Six-Speed Seven Eighteen

Driven: 2017 718 Boxster S 6-Speed

August 4, 2016
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When Porsche announced that the 982-generation 2017 718 Boxsters and 718 Caymans would be downsized in both engine capacity and cylinder count, there was the usual furor from the purists. It is all about managing expectations. Had it been the other way round, with the Boxster powered by a flat-four engine at launch in 1996 and the flat-six powerplant added later, there would have been cheering from the rooftops.

However, before the addition of forced aspiration, the argument is as much about engine capacity as it is about cylinder count. Personally, I have always felt that while even the 330-hp 981 Boxster GTS has enough top-end power, its 3.4-liter flat-six’s lack of low and mid-range torque compared to the 400-hp 3.8-liter six in the 2012-2016 911 (991.1) Carrera S is very apparent.

Of course, Porsche handily fixed that problem by dropping a slightly less powerful 375-hp version of the Carrera S’s engine into the Boxster Spyder, turning it into not only the quintessential Boxster but one of the best cars it has ever made. So, does the Spyder represent the Boxster’s swan song, or does the new 718 Boxster S stand half a chance of also becoming a revered classic 20 years down the line?

One of the most appealing features of the 981 Boxster Spyder to the old school purist is the fact that, like its Cayman GT4 cousin, its 3.8-liter flat six only comes with a six-speed manual gearbox. So while the stopwatch pronounces it slightly slower through the gears compared to Porsche’s blindingly fast PDK transmission, it is more demanding of driver skills, and all the more engaging for it.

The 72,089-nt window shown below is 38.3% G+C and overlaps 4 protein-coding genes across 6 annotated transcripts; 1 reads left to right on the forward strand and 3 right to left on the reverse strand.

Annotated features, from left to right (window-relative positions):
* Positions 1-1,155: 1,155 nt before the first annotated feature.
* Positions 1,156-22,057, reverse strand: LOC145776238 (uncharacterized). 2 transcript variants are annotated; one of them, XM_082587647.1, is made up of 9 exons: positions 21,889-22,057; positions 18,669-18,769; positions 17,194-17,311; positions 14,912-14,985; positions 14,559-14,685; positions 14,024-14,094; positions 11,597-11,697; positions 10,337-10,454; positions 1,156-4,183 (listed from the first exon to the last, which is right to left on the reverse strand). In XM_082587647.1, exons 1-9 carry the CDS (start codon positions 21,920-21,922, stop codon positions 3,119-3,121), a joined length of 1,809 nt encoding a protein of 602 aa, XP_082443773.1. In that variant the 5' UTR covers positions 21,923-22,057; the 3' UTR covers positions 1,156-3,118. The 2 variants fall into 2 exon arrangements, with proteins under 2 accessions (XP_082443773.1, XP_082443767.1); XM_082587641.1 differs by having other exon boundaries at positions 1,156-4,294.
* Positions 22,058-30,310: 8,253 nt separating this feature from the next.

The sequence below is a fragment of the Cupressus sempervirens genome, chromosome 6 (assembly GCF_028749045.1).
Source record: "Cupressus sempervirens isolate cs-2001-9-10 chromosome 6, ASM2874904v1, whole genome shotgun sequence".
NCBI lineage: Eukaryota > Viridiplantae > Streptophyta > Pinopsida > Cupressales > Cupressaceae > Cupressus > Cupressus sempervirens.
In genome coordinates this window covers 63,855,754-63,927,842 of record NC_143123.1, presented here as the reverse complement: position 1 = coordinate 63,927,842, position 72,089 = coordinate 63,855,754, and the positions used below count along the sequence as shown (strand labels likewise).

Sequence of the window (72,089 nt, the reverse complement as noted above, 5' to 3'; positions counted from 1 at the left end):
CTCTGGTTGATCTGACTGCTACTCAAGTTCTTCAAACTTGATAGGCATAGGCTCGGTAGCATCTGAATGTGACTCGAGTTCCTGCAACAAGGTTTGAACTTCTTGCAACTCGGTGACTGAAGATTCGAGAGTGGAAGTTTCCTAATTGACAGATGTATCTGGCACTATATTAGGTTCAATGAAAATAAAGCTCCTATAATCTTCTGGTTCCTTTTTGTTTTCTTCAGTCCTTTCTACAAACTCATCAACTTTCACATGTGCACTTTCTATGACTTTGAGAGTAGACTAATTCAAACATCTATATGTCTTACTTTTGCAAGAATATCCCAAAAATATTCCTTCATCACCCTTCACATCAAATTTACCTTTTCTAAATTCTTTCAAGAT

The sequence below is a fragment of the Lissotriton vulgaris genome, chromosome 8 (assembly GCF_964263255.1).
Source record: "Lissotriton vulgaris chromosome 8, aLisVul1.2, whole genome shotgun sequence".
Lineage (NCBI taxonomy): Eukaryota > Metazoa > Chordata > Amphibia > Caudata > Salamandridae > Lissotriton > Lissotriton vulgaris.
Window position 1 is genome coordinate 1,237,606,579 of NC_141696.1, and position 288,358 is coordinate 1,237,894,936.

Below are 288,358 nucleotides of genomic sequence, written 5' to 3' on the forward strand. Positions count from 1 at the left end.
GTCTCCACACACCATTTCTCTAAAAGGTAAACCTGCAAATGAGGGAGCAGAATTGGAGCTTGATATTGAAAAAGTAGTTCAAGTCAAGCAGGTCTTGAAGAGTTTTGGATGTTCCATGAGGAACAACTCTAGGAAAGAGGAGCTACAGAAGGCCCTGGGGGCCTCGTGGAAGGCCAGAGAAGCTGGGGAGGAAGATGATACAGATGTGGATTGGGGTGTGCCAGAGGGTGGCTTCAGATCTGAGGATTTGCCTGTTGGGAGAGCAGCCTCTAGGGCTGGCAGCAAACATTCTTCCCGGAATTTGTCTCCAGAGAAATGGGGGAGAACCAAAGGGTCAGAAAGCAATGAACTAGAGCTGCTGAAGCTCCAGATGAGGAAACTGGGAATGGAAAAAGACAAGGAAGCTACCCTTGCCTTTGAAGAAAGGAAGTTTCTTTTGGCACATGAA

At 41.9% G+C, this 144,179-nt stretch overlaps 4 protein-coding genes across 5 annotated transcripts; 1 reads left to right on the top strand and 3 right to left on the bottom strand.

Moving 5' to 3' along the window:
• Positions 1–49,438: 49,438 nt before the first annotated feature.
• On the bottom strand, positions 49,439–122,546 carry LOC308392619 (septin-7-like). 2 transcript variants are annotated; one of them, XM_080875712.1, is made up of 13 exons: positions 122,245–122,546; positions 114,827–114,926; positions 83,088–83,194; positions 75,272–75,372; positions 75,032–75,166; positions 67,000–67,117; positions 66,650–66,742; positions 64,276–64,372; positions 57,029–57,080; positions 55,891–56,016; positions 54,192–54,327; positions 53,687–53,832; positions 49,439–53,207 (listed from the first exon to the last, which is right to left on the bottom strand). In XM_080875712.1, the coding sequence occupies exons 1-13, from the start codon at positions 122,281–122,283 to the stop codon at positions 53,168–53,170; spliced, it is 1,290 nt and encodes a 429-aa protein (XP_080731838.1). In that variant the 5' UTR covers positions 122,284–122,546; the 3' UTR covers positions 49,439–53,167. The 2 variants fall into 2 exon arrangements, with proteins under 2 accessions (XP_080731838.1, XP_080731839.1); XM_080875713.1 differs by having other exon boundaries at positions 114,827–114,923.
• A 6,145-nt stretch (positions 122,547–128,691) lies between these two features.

This is why we decided to ask Porsche for some seat time in the six-speed manual version of the new 718 Boxster S in Germany. We wanted to see how well the traditional transmission gels with the brand-new turbocharged 9A2 family flat-four engine.

On the Road

First impressions of the new flat four are encouraging. It starts with a gruff, business-like Porsche noise, and immediately settles down to a steady idle. Like the old flat six, the flat four has good inherent balance, sans the secondary vibrations that make an inline four a comparatively plebeian device in terms of refinement and soundtrack.

Also from Issue 240

  • First Drive: 2016 911 R
  • Ruf’s Ultimate and SCR 4.2
  • 1994 968 Cabriolet
  • 1968 912 Soft-window Targa
  • Forty Years of the 935
  • Jim Busby Profile
  • 1967 911 factory Rally Kit car
  • Interview: Harm Lagaaij
  • Porsche 911 HVAC
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